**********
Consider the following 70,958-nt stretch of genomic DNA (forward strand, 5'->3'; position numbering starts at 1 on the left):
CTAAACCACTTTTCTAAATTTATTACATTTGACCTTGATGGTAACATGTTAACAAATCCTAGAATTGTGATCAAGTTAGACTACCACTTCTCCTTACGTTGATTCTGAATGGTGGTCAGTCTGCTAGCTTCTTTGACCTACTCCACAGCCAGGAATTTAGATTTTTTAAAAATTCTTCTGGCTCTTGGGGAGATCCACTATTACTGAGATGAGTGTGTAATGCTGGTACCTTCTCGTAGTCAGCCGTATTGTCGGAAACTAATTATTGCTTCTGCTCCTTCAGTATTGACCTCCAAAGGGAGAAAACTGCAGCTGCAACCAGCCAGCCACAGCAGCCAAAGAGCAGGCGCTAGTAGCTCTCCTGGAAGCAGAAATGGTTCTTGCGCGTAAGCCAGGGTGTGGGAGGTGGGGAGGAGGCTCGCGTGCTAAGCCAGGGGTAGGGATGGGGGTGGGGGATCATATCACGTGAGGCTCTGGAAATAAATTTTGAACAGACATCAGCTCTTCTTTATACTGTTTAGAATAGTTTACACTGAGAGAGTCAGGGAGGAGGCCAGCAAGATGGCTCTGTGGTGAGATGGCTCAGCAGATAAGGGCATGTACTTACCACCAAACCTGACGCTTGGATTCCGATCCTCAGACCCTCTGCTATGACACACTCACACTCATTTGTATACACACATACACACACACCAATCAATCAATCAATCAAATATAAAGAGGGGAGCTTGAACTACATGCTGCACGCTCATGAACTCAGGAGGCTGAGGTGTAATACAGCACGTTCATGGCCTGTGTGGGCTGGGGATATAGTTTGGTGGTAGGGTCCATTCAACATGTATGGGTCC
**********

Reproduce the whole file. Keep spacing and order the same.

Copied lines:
Consider the following 70,958-nt stretch of genomic DNA (forward strand, 5'->3'; position numbering starts at 1 on the left):
CTAAACCACTTTTCTAAATTTATTACATTTGACCTTGATGGTAACATGTTAACAAATCCTAGAATTGTGATCAAGTTAGACTACCACTTCTCCTTACGTTGATTCTGAATGGTGGTCAGTCTGCTAGCTTCTTTGACCTACTCCACAGCCAGGAATTTAGATTTTTTAAAAATTCTTCTGGCTCTTGGGGAGATCCACTATTACTGAGATGAGTGTGTAATGCTGGTACCTTCTCGTAGTCAGCCGTATTGTCGGAAACTAATTATTGCTTCTGCTCCTTCAGTATTGACCTCCAAAGGGAGAAAACTGCAGCTGCAACCAGCCAGCCACAGCAGCCAAAGAGCAGGCGCTAGTAGCTCTCCTGGAAGCAGAAATGGTTCTTGCGCGTAAGCCAGGGTGTGGGAGGTGGGGAGGAGGCTCGCGTGCTAAGCCAGGGGTAGGGATGGGGGTGGGGGATCATATCACGTGAGGCTCTGGAAATAAATTTTGAACAGACATCAGCTCTTCTTTATACTGTTTAGAATAGTTTACACTGAGAGAGTCAGGGAGGAGGCCAGCAAGATGGCTCTGTGGTGAGATGGCTCAGCAGATAAGGGCATGTACTTACCACCAAACCTGACGCTTGGATTCCGATCCTCAGACCCTCTGCTATGACACACTCACACTCATTTGTATACACACATACACACACACCAATCAATCAATCAATCAAATATAAAGAGGGGAGCTTGAACTACATGCTGCACGCTCATGAACTCAGGAGGCTGAGGTGTAATACAGCACGTTCATGGCCTGTGTGGGCTGGGGATATAGTTTGGTGGTAGGGTCCATTCAACATGTATGGGTCC